Episode 59: Jem Noble's Dream Dialects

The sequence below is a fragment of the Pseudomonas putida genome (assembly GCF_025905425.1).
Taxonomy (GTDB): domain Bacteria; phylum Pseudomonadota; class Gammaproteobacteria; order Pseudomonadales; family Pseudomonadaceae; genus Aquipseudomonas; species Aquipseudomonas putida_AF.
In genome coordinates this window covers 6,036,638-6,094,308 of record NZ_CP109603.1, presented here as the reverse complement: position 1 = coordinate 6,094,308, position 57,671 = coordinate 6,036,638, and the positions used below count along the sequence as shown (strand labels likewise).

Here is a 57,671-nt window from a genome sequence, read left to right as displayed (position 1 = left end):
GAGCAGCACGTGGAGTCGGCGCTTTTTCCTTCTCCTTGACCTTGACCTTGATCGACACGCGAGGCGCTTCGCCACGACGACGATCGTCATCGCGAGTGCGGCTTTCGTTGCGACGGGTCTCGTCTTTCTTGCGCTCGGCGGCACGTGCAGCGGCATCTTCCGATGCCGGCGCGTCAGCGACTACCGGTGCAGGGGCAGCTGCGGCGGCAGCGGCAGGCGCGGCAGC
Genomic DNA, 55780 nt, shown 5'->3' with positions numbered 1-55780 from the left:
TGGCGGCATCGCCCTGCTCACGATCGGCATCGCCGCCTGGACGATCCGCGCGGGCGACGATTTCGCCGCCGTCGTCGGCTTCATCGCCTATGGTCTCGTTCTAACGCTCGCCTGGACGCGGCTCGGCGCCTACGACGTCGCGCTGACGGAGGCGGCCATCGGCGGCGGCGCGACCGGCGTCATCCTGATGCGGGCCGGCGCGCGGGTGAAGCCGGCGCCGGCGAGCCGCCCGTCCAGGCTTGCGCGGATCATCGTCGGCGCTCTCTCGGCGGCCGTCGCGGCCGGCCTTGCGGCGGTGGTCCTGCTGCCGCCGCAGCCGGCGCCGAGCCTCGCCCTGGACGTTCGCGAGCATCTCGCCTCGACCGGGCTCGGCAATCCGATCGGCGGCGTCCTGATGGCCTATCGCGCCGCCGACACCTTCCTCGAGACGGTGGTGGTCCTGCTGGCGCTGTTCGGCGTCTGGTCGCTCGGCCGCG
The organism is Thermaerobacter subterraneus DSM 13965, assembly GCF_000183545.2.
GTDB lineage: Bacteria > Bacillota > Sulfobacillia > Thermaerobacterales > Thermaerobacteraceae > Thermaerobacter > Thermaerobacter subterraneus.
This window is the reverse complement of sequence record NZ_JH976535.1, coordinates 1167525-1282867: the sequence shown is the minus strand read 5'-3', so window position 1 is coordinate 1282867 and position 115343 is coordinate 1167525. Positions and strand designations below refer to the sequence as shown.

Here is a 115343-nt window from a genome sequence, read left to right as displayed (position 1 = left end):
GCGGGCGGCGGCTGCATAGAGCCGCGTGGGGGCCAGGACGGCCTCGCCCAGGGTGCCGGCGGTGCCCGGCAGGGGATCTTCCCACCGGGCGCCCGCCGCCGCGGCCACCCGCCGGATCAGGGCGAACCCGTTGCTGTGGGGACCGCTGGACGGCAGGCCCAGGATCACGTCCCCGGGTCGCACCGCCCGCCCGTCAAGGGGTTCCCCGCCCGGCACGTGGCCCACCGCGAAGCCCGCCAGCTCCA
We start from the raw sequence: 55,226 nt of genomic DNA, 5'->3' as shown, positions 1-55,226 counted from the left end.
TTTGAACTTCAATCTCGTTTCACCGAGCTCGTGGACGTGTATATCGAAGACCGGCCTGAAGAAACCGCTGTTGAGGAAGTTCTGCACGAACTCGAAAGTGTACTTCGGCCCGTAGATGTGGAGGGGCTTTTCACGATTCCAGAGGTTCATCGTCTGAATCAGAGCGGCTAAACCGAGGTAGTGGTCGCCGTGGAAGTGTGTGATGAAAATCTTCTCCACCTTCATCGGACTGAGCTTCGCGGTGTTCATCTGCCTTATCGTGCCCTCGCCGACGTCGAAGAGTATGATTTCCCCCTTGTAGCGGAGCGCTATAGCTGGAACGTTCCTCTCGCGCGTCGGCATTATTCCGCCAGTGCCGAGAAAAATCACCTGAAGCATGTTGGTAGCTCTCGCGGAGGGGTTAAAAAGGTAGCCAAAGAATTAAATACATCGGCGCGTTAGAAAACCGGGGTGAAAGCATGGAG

"How does entanglement in the technical circuits of ‘progress’ shape not just dreams, but the capacity to dream?" In this pod guests Judy Darragh and Scott Hamilton join Mark Amery to discuss Dream Dialects, an exhibition by British artist Jem Noble recently installed at Te Tuhi, Auckland, which responds to the New Zealand film Sleeping Dogs (1977), directed by Roger Donaldson, and to the novel Smith’s Dream (1971), by C. K. Stead, on which the film is based. Both the novel and film tell a fictional tale of an insidious authoritarian power supplanting liberal democracy under familiar mantras of economic crisis and national security. Dream Dialects takes the contemporary resonance of this story as a starting point to consider the media through which narratives circulate and how they affect the nature of subjectivity and its capacity for political action.